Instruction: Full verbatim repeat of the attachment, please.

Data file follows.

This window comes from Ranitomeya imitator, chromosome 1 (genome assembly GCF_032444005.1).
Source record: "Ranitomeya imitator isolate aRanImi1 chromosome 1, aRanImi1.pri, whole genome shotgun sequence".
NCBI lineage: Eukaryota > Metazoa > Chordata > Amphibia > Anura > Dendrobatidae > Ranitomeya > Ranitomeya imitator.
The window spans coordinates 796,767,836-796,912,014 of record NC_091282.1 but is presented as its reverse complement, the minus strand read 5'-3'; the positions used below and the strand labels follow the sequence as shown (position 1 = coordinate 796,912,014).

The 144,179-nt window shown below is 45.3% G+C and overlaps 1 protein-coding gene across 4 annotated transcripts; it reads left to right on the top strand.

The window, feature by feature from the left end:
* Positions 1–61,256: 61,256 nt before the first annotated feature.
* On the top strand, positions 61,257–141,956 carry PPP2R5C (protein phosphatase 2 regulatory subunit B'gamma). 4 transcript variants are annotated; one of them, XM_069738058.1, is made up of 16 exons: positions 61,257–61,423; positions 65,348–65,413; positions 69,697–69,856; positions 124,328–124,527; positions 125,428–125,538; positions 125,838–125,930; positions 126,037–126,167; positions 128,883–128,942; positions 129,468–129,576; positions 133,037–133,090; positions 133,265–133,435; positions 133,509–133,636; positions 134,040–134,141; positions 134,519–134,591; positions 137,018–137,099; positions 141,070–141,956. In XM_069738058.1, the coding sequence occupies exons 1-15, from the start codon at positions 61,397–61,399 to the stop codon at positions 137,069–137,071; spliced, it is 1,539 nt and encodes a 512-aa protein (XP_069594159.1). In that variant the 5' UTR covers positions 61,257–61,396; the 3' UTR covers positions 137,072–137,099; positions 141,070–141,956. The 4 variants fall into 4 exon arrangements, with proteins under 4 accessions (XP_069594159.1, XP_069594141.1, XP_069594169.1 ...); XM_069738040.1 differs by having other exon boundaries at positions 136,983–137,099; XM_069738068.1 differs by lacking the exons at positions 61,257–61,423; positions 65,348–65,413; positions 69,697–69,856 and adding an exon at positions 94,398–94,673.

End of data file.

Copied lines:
This window comes from Ranitomeya imitator, chromosome 1 (genome assembly GCF_032444005.1).
Source record: "Ranitomeya imitator isolate aRanImi1 chromosome 1, aRanImi1.pri, whole genome shotgun sequence".
NCBI lineage: Eukaryota > Metazoa > Chordata > Amphibia > Anura > Dendrobatidae > Ranitomeya > Ranitomeya imitator.
The window spans coordinates 796,767,836-796,912,014 of record NC_091282.1 but is presented as its reverse complement, the minus strand read 5'-3'; the positions used below and the strand labels follow the sequence as shown (position 1 = coordinate 796,912,014).

The 144,179-nt window shown below is 45.3% G+C and overlaps 1 protein-coding gene across 4 annotated transcripts; it reads left to right on the top strand.

The window, feature by feature from the left end:
* Positions 1–61,256: 61,256 nt before the first annotated feature.
* On the top strand, positions 61,257–141,956 carry PPP2R5C (protein phosphatase 2 regulatory subunit B'gamma). 4 transcript variants are annotated; one of them, XM_069738058.1, is made up of 16 exons: positions 61,257–61,423; positions 65,348–65,413; positions 69,697–69,856; positions 124,328–124,527; positions 125,428–125,538; positions 125,838–125,930; positions 126,037–126,167; positions 128,883–128,942; positions 129,468–129,576; positions 133,037–133,090; positions 133,265–133,435; positions 133,509–133,636; positions 134,040–134,141; positions 134,519–134,591; positions 137,018–137,099; positions 141,070–141,956. In XM_069738058.1, the coding sequence occupies exons 1-15, from the start codon at positions 61,397–61,399 to the stop codon at positions 137,069–137,071; spliced, it is 1,539 nt and encodes a 512-aa protein (XP_069594159.1). In that variant the 5' UTR covers positions 61,257–61,396; the 3' UTR covers positions 137,072–137,099; positions 141,070–141,956. The 4 variants fall into 4 exon arrangements, with proteins under 4 accessions (XP_069594159.1, XP_069594141.1, XP_069594169.1 ...); XM_069738040.1 differs by having other exon boundaries at positions 136,983–137,099; XM_069738068.1 differs by lacking the exons at positions 61,257–61,423; positions 65,348–65,413; positions 69,697–69,856 and adding an exon at positions 94,398–94,673.